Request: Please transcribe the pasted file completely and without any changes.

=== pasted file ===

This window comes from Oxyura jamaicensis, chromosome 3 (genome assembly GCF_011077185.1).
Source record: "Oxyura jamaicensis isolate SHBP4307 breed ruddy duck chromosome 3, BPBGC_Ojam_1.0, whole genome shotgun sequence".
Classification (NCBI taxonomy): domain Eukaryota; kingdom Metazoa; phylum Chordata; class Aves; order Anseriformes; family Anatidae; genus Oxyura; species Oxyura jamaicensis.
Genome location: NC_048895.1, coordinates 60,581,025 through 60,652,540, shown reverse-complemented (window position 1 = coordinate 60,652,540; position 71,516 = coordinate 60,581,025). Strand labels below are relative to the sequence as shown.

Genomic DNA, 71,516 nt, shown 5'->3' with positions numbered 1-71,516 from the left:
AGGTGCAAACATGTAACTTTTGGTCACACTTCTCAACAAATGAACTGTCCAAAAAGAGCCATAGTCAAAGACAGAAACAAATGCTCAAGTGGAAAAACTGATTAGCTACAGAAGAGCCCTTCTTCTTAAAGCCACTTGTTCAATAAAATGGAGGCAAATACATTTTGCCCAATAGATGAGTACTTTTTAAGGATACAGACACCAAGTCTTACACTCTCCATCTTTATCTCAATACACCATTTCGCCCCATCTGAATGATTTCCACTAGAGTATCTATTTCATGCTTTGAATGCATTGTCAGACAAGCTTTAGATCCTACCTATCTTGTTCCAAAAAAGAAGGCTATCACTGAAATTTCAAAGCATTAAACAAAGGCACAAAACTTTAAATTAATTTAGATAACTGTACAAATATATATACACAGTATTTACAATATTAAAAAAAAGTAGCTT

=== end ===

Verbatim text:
This window comes from Oxyura jamaicensis, chromosome 3 (genome assembly GCF_011077185.1).
Source record: "Oxyura jamaicensis isolate SHBP4307 breed ruddy duck chromosome 3, BPBGC_Ojam_1.0, whole genome shotgun sequence".
Classification (NCBI taxonomy): domain Eukaryota; kingdom Metazoa; phylum Chordata; class Aves; order Anseriformes; family Anatidae; genus Oxyura; species Oxyura jamaicensis.
Genome location: NC_048895.1, coordinates 60,581,025 through 60,652,540, shown reverse-complemented (window position 1 = coordinate 60,652,540; position 71,516 = coordinate 60,581,025). Strand labels below are relative to the sequence as shown.

Genomic DNA, 71,516 nt, shown 5'->3' with positions numbered 1-71,516 from the left:
AGGTGCAAACATGTAACTTTTGGTCACACTTCTCAACAAATGAACTGTCCAAAAAGAGCCATAGTCAAAGACAGAAACAAATGCTCAAGTGGAAAAACTGATTAGCTACAGAAGAGCCCTTCTTCTTAAAGCCACTTGTTCAATAAAATGGAGGCAAATACATTTTGCCCAATAGATGAGTACTTTTTAAGGATACAGACACCAAGTCTTACACTCTCCATCTTTATCTCAATACACCATTTCGCCCCATCTGAATGATTTCCACTAGAGTATCTATTTCATGCTTTGAATGCATTGTCAGACAAGCTTTAGATCCTACCTATCTTGTTCCAAAAAAGAAGGCTATCACTGAAATTTCAAAGCATTAAACAAAGGCACAAAACTTTAAATTAATTTAGATAACTGTACAAATATATATACACAGTATTTACAATATTAAAAAAAAGTAGCTT